Open Accessibility Menu

Don’t Eat That: Foods to Avoid When You’re Expecting!

Don’t Eat That: Foods to Avoid When You’re Expecting!

Once you find out that you are pregnant, you start to make choices that consider not only your health but also the health of your unborn baby. Foods to eat—and avoid—become top of your mind, all while navigating a range of cravings.

Certain foods should be avoided due to the risks associated with consumption. Risks such as:

  • Mercury, which may cause developmental delays or brain damage in your developing baby.
  • Listeria, which can lead to miscarriage or be passed through the placenta and infect your baby.
  • Toxoplasmosis, which can cause pregnancy complications, in addition to health problems for your baby after birth.
  • Salmonella, which, although uncommon, can lead to pregnancy complications, preterm delivery and limit the growth of your unborn baby.
  • Other bacteria, which can make you sick and—in severe cases—cause miscarriage, stillbirth or premature delivery.

According to William K. Hahn, Jr., MD, a board-certified obstetrician/gynecologist on the Medical Staff at Southwest General, here are foods to avoid as well as a few foods you should not forget to include in your pregnancy diet.

  1. Raw, rare or undercooked seafood and meats, including beef and poultry
  • The risk: Contamination with E. coli, trichinella, coliform bacteria, toxoplasmosis and salmonella.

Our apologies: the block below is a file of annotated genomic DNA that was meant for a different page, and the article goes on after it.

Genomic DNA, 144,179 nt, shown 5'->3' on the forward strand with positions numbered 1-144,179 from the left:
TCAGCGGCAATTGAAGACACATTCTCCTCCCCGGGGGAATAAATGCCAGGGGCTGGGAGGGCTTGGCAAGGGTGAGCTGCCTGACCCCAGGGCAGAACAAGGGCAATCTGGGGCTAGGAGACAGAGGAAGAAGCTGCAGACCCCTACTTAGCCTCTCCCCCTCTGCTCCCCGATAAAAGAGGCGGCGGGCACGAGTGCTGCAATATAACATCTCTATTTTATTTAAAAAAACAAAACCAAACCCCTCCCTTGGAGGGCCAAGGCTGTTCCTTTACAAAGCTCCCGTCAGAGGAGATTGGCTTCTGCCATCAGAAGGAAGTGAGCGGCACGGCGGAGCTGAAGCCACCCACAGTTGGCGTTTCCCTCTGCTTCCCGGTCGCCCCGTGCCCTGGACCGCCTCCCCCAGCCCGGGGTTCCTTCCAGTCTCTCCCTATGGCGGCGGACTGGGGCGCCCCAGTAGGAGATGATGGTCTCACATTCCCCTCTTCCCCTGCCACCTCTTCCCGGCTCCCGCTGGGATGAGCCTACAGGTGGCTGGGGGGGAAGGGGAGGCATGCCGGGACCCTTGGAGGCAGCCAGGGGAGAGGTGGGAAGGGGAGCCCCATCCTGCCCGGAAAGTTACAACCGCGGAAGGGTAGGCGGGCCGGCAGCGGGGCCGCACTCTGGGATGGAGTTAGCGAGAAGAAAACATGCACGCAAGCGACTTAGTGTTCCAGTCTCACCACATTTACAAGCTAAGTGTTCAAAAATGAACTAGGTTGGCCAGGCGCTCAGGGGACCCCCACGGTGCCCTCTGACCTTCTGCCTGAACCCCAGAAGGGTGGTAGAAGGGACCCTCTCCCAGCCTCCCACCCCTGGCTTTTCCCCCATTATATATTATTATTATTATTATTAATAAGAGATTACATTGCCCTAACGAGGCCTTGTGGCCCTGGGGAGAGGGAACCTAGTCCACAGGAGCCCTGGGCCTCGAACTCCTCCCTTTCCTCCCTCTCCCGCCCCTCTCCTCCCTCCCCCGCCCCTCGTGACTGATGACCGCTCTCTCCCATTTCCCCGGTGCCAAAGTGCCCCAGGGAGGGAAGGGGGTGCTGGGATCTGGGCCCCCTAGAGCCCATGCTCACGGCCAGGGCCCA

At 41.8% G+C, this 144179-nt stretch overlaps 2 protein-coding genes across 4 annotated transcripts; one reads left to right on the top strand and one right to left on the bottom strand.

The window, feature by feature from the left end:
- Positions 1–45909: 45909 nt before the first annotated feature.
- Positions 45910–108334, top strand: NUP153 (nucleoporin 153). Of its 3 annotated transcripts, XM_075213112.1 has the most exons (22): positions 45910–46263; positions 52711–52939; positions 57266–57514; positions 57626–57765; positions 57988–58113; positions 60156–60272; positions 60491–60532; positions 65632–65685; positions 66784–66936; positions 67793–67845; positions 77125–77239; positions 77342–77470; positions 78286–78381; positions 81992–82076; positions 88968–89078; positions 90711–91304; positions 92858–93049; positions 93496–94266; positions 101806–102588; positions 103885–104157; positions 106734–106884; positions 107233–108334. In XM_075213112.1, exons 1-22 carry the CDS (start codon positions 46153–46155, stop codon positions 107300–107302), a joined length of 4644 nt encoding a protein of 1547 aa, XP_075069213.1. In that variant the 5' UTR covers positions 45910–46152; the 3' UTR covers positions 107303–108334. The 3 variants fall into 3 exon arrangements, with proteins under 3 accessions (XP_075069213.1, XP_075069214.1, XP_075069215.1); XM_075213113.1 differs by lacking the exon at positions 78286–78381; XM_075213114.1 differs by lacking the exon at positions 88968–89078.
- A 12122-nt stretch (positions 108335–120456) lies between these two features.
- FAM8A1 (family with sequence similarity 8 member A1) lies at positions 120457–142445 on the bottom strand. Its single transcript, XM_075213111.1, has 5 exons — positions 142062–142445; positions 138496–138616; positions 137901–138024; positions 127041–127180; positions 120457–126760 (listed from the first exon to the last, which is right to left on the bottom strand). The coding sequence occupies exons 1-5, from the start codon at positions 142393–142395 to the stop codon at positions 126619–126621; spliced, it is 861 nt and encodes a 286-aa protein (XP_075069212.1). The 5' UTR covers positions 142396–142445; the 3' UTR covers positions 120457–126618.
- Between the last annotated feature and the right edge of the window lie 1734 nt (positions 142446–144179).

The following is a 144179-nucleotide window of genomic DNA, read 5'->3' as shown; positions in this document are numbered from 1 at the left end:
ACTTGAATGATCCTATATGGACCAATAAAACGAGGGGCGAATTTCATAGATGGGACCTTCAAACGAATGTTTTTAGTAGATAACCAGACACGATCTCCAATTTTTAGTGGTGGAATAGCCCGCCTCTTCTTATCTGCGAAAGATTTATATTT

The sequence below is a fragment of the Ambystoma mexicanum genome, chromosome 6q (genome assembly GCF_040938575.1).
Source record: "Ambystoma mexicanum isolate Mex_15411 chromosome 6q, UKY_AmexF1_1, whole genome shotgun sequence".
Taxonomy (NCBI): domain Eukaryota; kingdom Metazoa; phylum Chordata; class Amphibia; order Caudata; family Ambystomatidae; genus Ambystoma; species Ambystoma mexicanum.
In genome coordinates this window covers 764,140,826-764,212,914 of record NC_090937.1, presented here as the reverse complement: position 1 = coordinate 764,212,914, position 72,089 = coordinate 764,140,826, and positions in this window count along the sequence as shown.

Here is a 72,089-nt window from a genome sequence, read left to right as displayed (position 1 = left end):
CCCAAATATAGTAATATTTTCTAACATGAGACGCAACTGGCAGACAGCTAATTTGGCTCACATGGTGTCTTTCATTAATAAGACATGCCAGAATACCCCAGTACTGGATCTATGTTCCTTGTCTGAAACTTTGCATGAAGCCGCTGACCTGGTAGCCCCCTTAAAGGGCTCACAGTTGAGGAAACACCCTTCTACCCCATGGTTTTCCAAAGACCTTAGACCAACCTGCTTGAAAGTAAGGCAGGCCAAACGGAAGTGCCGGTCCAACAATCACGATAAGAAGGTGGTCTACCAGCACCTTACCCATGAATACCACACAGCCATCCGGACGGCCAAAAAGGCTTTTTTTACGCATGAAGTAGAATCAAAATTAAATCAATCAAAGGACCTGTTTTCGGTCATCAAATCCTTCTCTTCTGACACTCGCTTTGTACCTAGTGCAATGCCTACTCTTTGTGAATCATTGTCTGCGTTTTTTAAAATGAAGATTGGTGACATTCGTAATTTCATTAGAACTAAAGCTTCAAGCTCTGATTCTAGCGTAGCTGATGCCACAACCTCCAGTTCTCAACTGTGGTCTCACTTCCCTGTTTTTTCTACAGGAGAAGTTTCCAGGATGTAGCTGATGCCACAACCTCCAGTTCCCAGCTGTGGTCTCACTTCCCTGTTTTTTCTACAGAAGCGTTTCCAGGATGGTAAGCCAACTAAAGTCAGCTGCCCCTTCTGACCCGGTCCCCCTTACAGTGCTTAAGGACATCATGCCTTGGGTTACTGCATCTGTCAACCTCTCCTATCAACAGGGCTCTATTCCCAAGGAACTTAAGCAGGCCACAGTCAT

• What to opt for: Make sure you reach safe temperatures when cooking meats (145 degrees Fahrenheit for whole cuts, 160 degrees Fahrenheit for ground meats and 165 degrees Fahrenheit for chicken).
  • Don’t forget: When cooked properly, lean meats and proteins, such as beef, pork and chicken are a healthy addition to your plate as they provide much-needed nutrients, such as iron, choline and vitamin B.
  1. Hot dogs, deli meats and refrigerated pâtés and meat spreads
  • The risk: High amounts of nitrates and nitrites used in food preservation as well as contamination with listeria.
  • What to opt for: Dr. Hahn notes that deli meats and hot dogs should be avoided while pregnant, but if consumed, they should be heated to 165 degrees Fahrenheit to guarantee that any lingering surface bacteria is killed off.
  • Don’t forget: Overly processed or refined foods, including junk foods, are best avoided during pregnancy. Here is another tip to balance your plate: consider switching out pastas, white rice and white breads for whole grains such as oats, quinoa, brown rice or barley.
  1. Certain fish: shark, marlin, swordfish, king mackerel, tilefish from the Gulf of Mexico, orange roughy, bigeye tuna and fish from local lakes and streams.
  • The risk: High levels of mercury. Additionally, contaminated lakes and streams may have high levels of polychlorinated biphenyls.
  • What to opt for: Wild salmon, Pollack, cod, freshwater trout, sole, tilapia, shrimp, sardines, anchovies and scallops are safe; canned, chunk light tuna can be consumed in moderation. Fish from your local grocery store is ok to consume.